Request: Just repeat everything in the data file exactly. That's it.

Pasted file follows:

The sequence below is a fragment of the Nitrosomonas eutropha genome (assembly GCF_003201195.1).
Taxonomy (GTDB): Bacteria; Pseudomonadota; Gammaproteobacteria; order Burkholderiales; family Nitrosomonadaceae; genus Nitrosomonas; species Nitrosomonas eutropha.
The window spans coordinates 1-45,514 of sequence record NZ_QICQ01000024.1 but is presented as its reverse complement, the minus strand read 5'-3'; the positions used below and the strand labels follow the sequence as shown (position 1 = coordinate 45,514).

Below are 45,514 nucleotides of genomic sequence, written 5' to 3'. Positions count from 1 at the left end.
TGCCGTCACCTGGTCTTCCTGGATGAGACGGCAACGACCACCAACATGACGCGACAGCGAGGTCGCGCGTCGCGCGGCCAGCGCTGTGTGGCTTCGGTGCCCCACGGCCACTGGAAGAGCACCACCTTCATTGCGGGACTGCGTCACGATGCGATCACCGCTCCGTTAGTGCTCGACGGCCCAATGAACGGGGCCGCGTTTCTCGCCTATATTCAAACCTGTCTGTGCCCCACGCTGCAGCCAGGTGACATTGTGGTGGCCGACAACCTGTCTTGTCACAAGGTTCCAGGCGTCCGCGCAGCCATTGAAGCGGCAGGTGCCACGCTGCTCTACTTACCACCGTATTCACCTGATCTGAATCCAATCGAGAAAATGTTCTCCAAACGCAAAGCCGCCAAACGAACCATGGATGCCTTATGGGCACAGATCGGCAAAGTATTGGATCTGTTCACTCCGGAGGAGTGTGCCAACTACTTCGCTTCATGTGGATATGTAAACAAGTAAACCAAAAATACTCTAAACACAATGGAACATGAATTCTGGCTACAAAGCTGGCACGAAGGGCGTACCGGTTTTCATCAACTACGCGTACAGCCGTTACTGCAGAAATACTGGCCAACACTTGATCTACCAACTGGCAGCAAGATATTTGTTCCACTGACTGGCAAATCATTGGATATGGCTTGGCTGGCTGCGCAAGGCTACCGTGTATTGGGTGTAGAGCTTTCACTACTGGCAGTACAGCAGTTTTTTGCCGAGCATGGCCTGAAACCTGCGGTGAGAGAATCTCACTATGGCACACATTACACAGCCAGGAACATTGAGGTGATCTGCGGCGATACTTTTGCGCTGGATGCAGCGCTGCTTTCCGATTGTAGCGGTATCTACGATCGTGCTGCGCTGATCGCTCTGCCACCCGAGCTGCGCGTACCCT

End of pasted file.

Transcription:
The sequence below is a fragment of the Nitrosomonas eutropha genome (assembly GCF_003201195.1).
Taxonomy (GTDB): Bacteria; Pseudomonadota; Gammaproteobacteria; order Burkholderiales; family Nitrosomonadaceae; genus Nitrosomonas; species Nitrosomonas eutropha.
The window spans coordinates 1-45,514 of sequence record NZ_QICQ01000024.1 but is presented as its reverse complement, the minus strand read 5'-3'; the positions used below and the strand labels follow the sequence as shown (position 1 = coordinate 45,514).

Below are 45,514 nucleotides of genomic sequence, written 5' to 3'. Positions count from 1 at the left end.
TGCCGTCACCTGGTCTTCCTGGATGAGACGGCAACGACCACCAACATGACGCGACAGCGAGGTCGCGCGTCGCGCGGCCAGCGCTGTGTGGCTTCGGTGCCCCACGGCCACTGGAAGAGCACCACCTTCATTGCGGGACTGCGTCACGATGCGATCACCGCTCCGTTAGTGCTCGACGGCCCAATGAACGGGGCCGCGTTTCTCGCCTATATTCAAACCTGTCTGTGCCCCACGCTGCAGCCAGGTGACATTGTGGTGGCCGACAACCTGTCTTGTCACAAGGTTCCAGGCGTCCGCGCAGCCATTGAAGCGGCAGGTGCCACGCTGCTCTACTTACCACCGTATTCACCTGATCTGAATCCAATCGAGAAAATGTTCTCCAAACGCAAAGCCGCCAAACGAACCATGGATGCCTTATGGGCACAGATCGGCAAAGTATTGGATCTGTTCACTCCGGAGGAGTGTGCCAACTACTTCGCTTCATGTGGATATGTAAACAAGTAAACCAAAAATACTCTAAACACAATGGAACATGAATTCTGGCTACAAAGCTGGCACGAAGGGCGTACCGGTTTTCATCAACTACGCGTACAGCCGTTACTGCAGAAATACTGGCCAACACTTGATCTACCAACTGGCAGCAAGATATTTGTTCCACTGACTGGCAAATCATTGGATATGGCTTGGCTGGCTGCGCAAGGCTACCGTGTATTGGGTGTAGAGCTTTCACTACTGGCAGTACAGCAGTTTTTTGCCGAGCATGGCCTGAAACCTGCGGTGAGAGAATCTCACTATGGCACACATTACACAGCCAGGAACATTGAGGTGATCTGCGGCGATACTTTTGCGCTGGATGCAGCGCTGCTTTCCGATTGTAGCGGTATCTACGATCGTGCTGCGCTGATCGCTCTGCCACCCGAGCTGCGCGTACCCT